Jonathan Wright – Factors affecting the incidental formation of novel tone categories
October 15, 2021
9:00 am

Jonathan Wright – Factors affecting the incidental formation of novel tone categories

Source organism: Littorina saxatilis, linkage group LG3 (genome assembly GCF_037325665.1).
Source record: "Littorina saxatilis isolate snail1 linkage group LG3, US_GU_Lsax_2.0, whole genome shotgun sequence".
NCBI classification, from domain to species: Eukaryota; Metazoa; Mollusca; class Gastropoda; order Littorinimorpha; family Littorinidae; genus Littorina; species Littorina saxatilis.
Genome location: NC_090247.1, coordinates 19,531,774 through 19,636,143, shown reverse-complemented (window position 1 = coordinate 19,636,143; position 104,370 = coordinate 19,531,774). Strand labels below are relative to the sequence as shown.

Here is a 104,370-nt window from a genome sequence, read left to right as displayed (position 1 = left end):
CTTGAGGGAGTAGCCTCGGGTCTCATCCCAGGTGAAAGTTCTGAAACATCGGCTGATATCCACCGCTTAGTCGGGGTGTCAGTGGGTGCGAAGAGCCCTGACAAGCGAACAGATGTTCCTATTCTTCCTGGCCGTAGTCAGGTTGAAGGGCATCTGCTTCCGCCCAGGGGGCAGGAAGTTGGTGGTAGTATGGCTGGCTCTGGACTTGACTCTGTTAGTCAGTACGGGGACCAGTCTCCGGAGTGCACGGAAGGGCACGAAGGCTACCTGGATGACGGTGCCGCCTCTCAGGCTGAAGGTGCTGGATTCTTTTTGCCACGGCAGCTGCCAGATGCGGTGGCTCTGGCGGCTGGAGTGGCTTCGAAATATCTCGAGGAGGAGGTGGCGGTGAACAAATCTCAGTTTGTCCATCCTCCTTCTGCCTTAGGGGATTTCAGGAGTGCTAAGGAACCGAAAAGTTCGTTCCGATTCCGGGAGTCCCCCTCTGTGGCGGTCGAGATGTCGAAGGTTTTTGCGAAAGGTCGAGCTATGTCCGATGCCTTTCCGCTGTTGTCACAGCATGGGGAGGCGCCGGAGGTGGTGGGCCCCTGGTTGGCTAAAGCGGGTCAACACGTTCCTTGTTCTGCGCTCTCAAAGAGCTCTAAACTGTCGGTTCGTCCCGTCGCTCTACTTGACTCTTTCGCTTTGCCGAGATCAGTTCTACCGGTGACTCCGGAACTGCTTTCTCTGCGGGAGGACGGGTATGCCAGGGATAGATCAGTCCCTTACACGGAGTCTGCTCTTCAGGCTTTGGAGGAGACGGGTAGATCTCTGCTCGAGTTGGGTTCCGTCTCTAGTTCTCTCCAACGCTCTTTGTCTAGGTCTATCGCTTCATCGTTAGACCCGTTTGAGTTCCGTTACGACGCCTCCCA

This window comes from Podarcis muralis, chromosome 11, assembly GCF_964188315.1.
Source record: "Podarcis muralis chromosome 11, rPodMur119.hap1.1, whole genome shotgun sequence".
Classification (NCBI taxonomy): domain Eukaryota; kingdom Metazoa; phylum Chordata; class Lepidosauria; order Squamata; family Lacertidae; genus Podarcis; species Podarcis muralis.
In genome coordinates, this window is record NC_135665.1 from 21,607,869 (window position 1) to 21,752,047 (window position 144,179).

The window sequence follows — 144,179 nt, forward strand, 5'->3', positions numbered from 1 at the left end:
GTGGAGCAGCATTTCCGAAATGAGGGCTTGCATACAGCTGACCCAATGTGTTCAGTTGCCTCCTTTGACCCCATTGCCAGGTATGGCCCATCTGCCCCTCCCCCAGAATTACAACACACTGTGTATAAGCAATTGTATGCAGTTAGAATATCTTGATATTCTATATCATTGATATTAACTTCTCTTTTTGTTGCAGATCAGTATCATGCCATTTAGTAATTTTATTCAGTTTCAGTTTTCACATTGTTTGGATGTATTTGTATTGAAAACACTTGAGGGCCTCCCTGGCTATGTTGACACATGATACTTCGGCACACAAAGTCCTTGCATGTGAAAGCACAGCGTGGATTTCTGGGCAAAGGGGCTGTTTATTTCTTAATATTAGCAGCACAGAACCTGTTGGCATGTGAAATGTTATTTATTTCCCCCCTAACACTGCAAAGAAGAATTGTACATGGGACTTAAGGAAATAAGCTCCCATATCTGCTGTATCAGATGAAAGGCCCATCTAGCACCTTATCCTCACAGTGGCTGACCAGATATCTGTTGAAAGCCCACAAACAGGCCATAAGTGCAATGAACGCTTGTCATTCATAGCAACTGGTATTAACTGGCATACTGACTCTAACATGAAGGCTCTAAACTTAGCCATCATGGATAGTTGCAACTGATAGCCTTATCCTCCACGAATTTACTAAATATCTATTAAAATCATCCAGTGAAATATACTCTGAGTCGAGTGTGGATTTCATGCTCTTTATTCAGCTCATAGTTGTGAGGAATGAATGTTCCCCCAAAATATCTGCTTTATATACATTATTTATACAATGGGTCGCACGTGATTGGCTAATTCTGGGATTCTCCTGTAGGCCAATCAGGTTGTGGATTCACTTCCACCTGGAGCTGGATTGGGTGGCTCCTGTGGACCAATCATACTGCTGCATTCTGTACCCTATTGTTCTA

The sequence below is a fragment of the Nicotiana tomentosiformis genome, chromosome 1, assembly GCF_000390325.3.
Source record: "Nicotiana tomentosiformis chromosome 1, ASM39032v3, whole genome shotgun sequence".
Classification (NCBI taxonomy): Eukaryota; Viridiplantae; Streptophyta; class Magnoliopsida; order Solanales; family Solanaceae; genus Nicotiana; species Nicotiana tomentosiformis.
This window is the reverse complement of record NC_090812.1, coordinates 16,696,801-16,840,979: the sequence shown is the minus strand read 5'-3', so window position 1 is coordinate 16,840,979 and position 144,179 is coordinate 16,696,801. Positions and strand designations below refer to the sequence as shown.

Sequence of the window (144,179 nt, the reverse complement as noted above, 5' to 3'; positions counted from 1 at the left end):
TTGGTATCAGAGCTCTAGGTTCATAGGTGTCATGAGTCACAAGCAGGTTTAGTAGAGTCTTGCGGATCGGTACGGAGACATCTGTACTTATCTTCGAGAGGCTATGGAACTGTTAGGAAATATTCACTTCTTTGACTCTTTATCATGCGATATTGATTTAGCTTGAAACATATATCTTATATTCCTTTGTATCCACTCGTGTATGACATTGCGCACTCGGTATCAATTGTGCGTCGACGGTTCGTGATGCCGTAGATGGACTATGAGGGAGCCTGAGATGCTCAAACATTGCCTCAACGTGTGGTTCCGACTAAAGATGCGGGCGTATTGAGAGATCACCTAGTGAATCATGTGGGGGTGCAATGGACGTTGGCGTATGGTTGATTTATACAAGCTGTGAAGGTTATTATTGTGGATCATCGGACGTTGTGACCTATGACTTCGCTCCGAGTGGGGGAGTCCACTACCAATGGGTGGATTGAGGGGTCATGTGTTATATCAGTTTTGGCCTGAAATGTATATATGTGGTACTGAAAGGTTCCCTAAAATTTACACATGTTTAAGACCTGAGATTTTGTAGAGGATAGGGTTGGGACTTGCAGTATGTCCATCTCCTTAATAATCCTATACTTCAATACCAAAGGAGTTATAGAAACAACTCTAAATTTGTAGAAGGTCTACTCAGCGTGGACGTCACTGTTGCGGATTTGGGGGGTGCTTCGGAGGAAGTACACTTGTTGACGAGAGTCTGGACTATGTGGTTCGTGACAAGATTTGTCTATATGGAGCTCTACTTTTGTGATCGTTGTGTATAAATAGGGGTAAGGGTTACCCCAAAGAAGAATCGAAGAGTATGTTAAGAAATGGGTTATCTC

We constantly use our senses to categorize stimuli in our environment. We develop categories for stimuli when we are young and constantly add to existing categories and learn novel categories throughout our lives. Learning novel sound categories can be easy or very challenging depending on a number of factors, such as the learning methodology used and the learner’s previous auditory experience. Traditional novel sound category learning paradigms utilize explicit instruction regarding the target categories and immediate trial by trial feedback, with training sessions spanning days or weeks. However, novel sound category learning can also occur incidentally, with training and testing occurring in a single session. Thus far, incidental auditory category learning has been limited to synthesized sound categories. In the present research, I investigate the formation of four novel Thai tone categories using natural tokens and an incidental learning paradigm. Throughout the experiments I demonstrate that native English participants with no prior experience with the target tone categories, from 18 to 66 years old, can use an incidental learning paradigm with natural tokens to form four novel tone categories after 30 minutes of training with very high, even perfect, accuracy. These findings confirm results from previous studies that suggest that participants can effectively learn novel sound categories through incidental learning paradigms. Further, I use the incidental learning paradigm across four experiments to examine factors known to impact novel sound category acquisition. I demonstrate that 1) the temporal proximity of acoustic variability impacts learning, 2) talker variability during training impacts categorization and generalization ability, 3) segmental familiarity during incidental learning does not impact novel tone category formation, and 4) production of the tokens on each trial destroys perceptual learning.